There are, besides, industrial schools for boys and girls and for Roman Catholic children, a Female School of Industry, the Seabank Rescue Home, Nazareth House and Orphanage, St Martha's Home for Girls, St Margaret's Convalescent Home and Sisterhood, House of Bethany, the Convent of the Sacred Heart and the Educational Trust School.
Except in British Columbia and the unorganized territories, nearly all of these are on reservations, where they are under government supervision, receiving an annuity in money and a certain amount of provisions; and where, by means of industrial schools and other methods, civilized habits are slowly superseding their former mode of life.
The charitable institutions include the county hospital, district asylum, a deaf and dumb home, the Kyle combination poorhouse, St John's refuge and industrial schools for boys and girls.
Noteworthy public buildings are St Aidan's College, a large brick building in Tudor style, for the use of Anglican students in theology; the market hall (1845); town hall, a free library with branches, borough hospital, built at the cost of Sir John Laird; and many schools both public and private, including the industrial schools built as a memorial to Albert, prince consort, at the cost of Sir W.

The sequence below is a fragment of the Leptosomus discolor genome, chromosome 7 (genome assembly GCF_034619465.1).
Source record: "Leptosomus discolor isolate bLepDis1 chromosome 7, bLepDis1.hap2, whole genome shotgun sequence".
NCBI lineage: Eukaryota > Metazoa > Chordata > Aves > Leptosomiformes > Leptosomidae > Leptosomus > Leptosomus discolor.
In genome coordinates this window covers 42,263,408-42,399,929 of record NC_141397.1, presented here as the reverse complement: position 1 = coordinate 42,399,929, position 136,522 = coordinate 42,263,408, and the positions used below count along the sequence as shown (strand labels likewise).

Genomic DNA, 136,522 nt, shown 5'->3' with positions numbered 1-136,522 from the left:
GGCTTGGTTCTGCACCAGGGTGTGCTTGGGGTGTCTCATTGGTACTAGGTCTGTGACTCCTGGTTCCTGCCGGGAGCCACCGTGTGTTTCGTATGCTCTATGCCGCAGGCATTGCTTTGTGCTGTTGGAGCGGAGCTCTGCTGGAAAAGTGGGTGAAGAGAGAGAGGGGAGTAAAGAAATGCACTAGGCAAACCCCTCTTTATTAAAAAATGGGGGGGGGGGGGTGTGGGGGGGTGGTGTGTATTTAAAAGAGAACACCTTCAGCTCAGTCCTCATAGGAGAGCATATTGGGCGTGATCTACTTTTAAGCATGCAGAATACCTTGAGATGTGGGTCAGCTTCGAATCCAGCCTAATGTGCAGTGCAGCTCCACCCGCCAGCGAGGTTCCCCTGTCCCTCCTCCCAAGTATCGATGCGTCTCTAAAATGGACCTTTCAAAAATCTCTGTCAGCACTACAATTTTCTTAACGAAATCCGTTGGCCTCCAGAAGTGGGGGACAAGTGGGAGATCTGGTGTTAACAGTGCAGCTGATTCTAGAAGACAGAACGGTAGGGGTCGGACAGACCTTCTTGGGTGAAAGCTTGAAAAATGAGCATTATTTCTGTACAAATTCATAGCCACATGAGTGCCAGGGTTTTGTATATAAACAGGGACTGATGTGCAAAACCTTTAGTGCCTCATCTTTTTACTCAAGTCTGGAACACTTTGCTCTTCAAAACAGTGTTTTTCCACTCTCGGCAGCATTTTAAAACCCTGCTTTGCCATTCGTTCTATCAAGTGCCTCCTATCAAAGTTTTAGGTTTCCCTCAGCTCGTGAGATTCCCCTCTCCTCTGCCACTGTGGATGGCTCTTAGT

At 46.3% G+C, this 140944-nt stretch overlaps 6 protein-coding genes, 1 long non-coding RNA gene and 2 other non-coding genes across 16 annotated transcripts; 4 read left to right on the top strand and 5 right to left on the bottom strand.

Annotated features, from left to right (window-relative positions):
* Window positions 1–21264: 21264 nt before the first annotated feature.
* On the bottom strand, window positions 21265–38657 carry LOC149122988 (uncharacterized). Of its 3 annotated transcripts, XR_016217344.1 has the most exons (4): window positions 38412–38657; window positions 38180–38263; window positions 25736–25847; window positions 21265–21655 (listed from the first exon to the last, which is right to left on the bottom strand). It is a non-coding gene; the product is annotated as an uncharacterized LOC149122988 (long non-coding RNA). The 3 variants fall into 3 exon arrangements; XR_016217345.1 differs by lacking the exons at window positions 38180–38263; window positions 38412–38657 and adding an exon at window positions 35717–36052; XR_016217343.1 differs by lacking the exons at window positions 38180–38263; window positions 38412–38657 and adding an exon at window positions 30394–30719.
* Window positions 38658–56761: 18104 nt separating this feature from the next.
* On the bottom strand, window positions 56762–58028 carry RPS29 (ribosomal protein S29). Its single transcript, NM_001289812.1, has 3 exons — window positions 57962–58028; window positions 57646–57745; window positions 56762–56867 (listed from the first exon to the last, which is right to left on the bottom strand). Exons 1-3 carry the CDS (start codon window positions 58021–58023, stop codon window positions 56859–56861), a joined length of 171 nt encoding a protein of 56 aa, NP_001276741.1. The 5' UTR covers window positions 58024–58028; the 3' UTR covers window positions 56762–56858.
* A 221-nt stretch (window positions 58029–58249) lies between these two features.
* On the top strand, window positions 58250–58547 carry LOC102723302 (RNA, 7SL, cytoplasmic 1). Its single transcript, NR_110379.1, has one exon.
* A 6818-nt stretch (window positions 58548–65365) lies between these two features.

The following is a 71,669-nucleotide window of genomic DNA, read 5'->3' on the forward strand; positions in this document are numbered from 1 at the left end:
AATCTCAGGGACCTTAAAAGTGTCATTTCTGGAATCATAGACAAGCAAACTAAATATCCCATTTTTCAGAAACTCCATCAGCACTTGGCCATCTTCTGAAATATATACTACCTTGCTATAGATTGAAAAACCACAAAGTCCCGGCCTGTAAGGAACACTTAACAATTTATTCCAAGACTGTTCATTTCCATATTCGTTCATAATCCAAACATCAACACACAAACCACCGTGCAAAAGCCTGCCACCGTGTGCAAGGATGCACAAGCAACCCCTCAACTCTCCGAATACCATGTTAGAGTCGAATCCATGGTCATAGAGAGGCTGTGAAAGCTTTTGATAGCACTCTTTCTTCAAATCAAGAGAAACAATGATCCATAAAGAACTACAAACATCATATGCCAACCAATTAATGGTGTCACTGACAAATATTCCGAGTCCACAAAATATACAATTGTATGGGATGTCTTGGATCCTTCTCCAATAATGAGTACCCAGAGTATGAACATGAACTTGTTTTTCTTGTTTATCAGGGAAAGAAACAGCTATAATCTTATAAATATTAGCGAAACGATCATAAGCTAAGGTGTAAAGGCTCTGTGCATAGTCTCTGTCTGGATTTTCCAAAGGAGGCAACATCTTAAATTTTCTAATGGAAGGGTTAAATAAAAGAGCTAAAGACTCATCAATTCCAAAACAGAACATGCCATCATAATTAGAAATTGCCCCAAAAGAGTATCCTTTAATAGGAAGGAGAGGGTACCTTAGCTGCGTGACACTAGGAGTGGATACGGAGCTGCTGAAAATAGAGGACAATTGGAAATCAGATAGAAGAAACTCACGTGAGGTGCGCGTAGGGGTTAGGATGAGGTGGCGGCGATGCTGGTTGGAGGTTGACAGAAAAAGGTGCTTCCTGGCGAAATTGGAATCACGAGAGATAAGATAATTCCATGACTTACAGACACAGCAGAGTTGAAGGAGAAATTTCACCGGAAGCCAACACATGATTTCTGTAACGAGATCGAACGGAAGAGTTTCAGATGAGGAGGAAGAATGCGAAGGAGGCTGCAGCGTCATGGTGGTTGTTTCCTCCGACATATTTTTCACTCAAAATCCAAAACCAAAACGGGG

IO 3.22 2 1901 in teaching carpentry and smithy-work to boys who never intended to be carpenters or smiths; but this misdirection of industry has since been remedied, and the industrial schools have been made the first stepping-stone towards a professional career.
The Handley library (1910), a memorial to John Handley, a part of whose estate was bequeathed to establish industrial schools for the poor of Winchester, and an auditorium are owned by the municipality.
In 1908 the General Assembly made an appropriation for establishing two state normal and industrial schools for women, one at Harrisonburg and the other at Fredericksburg, both under a board of trustees consisting of the superintendent of public instruction and ten other members appointed by the governor with the concurrence of the Senate.
There are several industrial schools where agriculture, horticulture, carpentry, printing and other trades are taught.
The principal facilities granted by the state are, exemption of taxation for a determined period of years, reduced railway fares for the goods manufactured, placing of government contracts, the grant of subsidies and loans and the foundation of industrial schools for the training of engineers and of skilled workmen.
For the higher education of the negroes the state supports an Agricultural and Mechanical College (1891) at Greensboro, and normal and industrial schools at Fayetteville, Elizabeth City and Winston.